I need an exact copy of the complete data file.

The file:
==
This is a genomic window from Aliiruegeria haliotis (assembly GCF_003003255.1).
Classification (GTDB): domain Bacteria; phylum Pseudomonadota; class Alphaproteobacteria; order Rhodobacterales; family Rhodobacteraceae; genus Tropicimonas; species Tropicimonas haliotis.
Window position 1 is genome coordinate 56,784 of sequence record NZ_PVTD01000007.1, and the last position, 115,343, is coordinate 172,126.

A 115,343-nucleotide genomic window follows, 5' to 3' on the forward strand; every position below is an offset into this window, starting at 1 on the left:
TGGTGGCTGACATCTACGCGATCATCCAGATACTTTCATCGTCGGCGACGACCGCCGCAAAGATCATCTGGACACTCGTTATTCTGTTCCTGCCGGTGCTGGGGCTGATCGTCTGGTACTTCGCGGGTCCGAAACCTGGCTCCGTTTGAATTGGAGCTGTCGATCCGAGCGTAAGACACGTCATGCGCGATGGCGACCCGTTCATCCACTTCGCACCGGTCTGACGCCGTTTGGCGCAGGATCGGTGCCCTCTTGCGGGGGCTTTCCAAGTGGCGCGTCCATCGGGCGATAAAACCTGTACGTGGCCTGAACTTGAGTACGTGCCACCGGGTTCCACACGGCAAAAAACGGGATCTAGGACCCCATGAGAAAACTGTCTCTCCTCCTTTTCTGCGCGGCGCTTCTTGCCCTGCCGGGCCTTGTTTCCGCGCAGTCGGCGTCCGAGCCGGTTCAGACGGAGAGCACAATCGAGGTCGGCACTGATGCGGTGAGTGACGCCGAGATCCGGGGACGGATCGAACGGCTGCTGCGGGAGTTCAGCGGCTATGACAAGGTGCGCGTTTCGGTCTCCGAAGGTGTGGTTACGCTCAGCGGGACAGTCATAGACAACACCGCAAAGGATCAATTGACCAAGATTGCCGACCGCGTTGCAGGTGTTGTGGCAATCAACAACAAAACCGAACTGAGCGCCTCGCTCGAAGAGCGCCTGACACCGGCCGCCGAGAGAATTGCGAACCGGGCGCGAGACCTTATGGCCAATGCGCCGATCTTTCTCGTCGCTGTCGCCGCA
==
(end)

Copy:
This is a genomic window from Aliiruegeria haliotis (assembly GCF_003003255.1).
Classification (GTDB): domain Bacteria; phylum Pseudomonadota; class Alphaproteobacteria; order Rhodobacterales; family Rhodobacteraceae; genus Tropicimonas; species Tropicimonas haliotis.
Window position 1 is genome coordinate 56,784 of sequence record NZ_PVTD01000007.1, and the last position, 115,343, is coordinate 172,126.

A 115,343-nucleotide genomic window follows, 5' to 3' on the forward strand; every position below is an offset into this window, starting at 1 on the left:
TGGTGGCTGACATCTACGCGATCATCCAGATACTTTCATCGTCGGCGACGACCGCCGCAAAGATCATCTGGACACTCGTTATTCTGTTCCTGCCGGTGCTGGGGCTGATCGTCTGGTACTTCGCGGGTCCGAAACCTGGCTCCGTTTGAATTGGAGCTGTCGATCCGAGCGTAAGACACGTCATGCGCGATGGCGACCCGTTCATCCACTTCGCACCGGTCTGACGCCGTTTGGCGCAGGATCGGTGCCCTCTTGCGGGGGCTTTCCAAGTGGCGCGTCCATCGGGCGATAAAACCTGTACGTGGCCTGAACTTGAGTACGTGCCACCGGGTTCCACACGGCAAAAAACGGGATCTAGGACCCCATGAGAAAACTGTCTCTCCTCCTTTTCTGCGCGGCGCTTCTTGCCCTGCCGGGCCTTGTTTCCGCGCAGTCGGCGTCCGAGCCGGTTCAGACGGAGAGCACAATCGAGGTCGGCACTGATGCGGTGAGTGACGCCGAGATCCGGGGACGGATCGAACGGCTGCTGCGGGAGTTCAGCGGCTATGACAAGGTGCGCGTTTCGGTCTCCGAAGGTGTGGTTACGCTCAGCGGGACAGTCATAGACAACACCGCAAAGGATCAATTGACCAAGATTGCCGACCGCGTTGCAGGTGTTGTGGCAATCAACAACAAAACCGAACTGAGCGCCTCGCTCGAAGAGCGCCTGACACCGGCCGCCGAGAGAATTGCGAACCGGGCGCGAGACCTTATGGCCAATGCGCCGATCTTTCTCGTCGCTGTCGCCGCA